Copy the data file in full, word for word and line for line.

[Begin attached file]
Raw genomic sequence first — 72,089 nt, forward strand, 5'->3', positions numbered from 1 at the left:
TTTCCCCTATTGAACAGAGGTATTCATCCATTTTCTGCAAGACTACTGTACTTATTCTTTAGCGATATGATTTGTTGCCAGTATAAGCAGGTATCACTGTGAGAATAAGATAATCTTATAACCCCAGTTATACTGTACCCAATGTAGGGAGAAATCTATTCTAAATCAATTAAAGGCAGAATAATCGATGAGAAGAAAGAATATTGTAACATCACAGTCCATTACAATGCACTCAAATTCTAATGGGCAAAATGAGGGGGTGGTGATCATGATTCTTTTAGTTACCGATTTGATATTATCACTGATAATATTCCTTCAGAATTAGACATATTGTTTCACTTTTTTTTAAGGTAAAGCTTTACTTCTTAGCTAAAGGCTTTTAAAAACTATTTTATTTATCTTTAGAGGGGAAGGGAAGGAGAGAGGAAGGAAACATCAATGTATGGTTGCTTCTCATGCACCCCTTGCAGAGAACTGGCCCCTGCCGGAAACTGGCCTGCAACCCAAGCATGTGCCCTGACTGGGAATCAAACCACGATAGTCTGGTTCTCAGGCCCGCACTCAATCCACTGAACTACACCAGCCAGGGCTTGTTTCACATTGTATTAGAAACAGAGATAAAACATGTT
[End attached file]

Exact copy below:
Raw genomic sequence first — 72,089 nt, forward strand, 5'->3', positions numbered from 1 at the left:
TTTCCCCTATTGAACAGAGGTATTCATCCATTTTCTGCAAGACTACTGTACTTATTCTTTAGCGATATGATTTGTTGCCAGTATAAGCAGGTATCACTGTGAGAATAAGATAATCTTATAACCCCAGTTATACTGTACCCAATGTAGGGAGAAATCTATTCTAAATCAATTAAAGGCAGAATAATCGATGAGAAGAAAGAATATTGTAACATCACAGTCCATTACAATGCACTCAAATTCTAATGGGCAAAATGAGGGGGTGGTGATCATGATTCTTTTAGTTACCGATTTGATATTATCACTGATAATATTCCTTCAGAATTAGACATATTGTTTCACTTTTTTTTAAGGTAAAGCTTTACTTCTTAGCTAAAGGCTTTTAAAAACTATTTTATTTATCTTTAGAGGGGAAGGGAAGGAGAGAGGAAGGAAACATCAATGTATGGTTGCTTCTCATGCACCCCTTGCAGAGAACTGGCCCCTGCCGGAAACTGGCCTGCAACCCAAGCATGTGCCCTGACTGGGAATCAAACCACGATAGTCTGGTTCTCAGGCCCGCACTCAATCCACTGAACTACACCAGCCAGGGCTTGTTTCACATTGTATTAGAAACAGAGATAAAACATGTT